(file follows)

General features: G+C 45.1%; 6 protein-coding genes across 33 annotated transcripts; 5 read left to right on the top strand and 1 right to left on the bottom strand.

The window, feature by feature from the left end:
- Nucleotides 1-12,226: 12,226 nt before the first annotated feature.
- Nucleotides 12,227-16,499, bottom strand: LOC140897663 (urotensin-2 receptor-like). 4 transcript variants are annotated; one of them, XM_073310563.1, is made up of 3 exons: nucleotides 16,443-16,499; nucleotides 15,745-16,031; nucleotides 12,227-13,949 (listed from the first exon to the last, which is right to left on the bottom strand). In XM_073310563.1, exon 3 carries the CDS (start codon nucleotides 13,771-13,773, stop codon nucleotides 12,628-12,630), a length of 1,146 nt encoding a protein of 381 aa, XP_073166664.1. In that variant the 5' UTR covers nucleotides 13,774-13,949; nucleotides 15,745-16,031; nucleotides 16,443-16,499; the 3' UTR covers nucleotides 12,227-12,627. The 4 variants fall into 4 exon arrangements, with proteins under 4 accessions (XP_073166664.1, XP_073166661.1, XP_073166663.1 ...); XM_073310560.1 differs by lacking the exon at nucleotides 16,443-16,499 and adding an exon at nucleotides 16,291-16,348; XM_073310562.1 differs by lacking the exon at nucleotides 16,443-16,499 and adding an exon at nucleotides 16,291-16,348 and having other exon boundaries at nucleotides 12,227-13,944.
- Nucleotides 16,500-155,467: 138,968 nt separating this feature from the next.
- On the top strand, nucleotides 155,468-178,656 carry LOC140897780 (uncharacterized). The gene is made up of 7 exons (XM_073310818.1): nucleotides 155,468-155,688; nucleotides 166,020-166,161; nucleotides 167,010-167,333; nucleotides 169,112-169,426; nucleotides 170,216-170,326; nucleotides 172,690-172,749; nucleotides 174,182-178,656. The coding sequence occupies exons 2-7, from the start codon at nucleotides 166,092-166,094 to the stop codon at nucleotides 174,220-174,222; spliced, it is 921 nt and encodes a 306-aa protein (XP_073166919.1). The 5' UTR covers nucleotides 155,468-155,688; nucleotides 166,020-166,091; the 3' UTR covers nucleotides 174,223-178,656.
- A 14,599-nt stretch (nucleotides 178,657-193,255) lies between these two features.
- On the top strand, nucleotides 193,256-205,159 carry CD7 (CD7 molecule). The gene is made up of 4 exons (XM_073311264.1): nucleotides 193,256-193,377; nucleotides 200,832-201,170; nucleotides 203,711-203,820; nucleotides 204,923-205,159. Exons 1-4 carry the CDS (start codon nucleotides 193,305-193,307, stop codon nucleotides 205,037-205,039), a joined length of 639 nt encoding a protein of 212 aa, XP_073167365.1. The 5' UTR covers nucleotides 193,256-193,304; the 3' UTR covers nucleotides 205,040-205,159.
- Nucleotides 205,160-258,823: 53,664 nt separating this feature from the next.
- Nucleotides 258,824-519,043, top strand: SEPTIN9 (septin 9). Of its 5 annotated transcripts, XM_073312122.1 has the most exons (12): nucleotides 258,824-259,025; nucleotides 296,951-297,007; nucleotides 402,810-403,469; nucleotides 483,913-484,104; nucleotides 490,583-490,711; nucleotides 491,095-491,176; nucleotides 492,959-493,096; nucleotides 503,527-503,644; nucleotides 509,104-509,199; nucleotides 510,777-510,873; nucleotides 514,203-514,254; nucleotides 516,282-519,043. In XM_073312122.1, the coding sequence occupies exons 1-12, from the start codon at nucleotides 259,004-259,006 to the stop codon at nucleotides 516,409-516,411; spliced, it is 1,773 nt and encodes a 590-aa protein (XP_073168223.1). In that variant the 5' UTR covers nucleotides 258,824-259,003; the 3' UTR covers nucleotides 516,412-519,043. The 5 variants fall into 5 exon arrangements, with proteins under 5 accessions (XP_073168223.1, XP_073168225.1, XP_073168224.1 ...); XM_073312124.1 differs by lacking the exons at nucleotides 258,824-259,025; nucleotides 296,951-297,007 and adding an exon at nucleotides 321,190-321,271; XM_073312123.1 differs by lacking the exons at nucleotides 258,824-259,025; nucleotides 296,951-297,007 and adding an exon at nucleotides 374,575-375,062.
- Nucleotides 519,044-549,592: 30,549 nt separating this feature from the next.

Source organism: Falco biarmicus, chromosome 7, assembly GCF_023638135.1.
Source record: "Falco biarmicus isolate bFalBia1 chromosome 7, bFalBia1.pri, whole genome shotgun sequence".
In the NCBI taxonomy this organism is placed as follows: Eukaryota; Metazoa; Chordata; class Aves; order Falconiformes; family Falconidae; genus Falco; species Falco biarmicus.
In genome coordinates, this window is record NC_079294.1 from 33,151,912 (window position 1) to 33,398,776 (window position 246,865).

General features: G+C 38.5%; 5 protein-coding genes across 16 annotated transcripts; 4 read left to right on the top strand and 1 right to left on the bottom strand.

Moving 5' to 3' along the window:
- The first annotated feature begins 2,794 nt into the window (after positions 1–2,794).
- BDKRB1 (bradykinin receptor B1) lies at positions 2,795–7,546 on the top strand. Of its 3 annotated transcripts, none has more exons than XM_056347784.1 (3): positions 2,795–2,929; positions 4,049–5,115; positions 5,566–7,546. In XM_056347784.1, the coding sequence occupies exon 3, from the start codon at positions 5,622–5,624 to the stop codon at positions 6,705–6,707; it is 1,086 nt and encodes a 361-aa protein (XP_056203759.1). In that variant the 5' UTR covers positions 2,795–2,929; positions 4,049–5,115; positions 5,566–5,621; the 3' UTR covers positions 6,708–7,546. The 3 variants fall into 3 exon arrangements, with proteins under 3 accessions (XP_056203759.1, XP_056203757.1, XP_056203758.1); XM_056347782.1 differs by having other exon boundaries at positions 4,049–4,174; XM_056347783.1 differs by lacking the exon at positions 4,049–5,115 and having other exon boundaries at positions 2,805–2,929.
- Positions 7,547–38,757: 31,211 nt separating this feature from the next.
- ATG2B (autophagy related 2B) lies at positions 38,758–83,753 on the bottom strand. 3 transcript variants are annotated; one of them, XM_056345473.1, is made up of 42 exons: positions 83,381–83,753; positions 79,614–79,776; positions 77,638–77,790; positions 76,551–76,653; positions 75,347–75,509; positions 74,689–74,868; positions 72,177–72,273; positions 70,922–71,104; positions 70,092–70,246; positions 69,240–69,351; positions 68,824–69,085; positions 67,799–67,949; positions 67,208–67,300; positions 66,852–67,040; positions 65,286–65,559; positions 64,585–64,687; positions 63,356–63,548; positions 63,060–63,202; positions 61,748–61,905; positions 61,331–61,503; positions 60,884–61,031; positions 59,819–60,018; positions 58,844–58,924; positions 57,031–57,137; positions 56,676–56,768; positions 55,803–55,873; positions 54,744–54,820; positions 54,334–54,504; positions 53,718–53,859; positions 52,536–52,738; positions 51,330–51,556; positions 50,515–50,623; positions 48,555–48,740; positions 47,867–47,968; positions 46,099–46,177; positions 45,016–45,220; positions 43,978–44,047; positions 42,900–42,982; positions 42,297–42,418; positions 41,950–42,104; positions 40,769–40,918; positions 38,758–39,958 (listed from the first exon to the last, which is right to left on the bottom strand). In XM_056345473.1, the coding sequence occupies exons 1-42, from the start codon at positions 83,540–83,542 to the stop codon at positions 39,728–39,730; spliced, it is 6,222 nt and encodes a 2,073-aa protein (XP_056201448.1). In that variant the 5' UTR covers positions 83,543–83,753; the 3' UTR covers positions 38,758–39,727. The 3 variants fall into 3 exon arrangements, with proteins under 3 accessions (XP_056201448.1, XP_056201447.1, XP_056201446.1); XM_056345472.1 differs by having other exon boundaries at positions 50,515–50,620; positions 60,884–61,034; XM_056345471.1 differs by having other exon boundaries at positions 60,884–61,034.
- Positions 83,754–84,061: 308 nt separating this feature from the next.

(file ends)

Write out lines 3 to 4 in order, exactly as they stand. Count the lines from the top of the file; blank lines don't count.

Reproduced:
- Nucleotides 1-12,226: 12,226 nt before the first annotated feature.
- Nucleotides 12,227-16,499, bottom strand: LOC140897663 (urotensin-2 receptor-like). 4 transcript variants are annotated; one of them, XM_073310563.1, is made up of 3 exons: nucleotides 16,443-16,499; nucleotides 15,745-16,031; nucleotides 12,227-13,949 (listed from the first exon to the last, which is right to left on the bottom strand). In XM_073310563.1, exon 3 carries the CDS (start codon nucleotides 13,771-13,773, stop codon nucleotides 12,628-12,630), a length of 1,146 nt encoding a protein of 381 aa, XP_073166664.1. In that variant the 5' UTR covers nucleotides 13,774-13,949; nucleotides 15,745-16,031; nucleotides 16,443-16,499; the 3' UTR covers nucleotides 12,227-12,627. The 4 variants fall into 4 exon arrangements, with proteins under 4 accessions (XP_073166664.1, XP_073166661.1, XP_073166663.1 ...); XM_073310560.1 differs by lacking the exon at nucleotides 16,443-16,499 and adding an exon at nucleotides 16,291-16,348; XM_073310562.1 differs by lacking the exon at nucleotides 16,443-16,499 and adding an exon at nucleotides 16,291-16,348 and having other exon boundaries at nucleotides 12,227-13,944.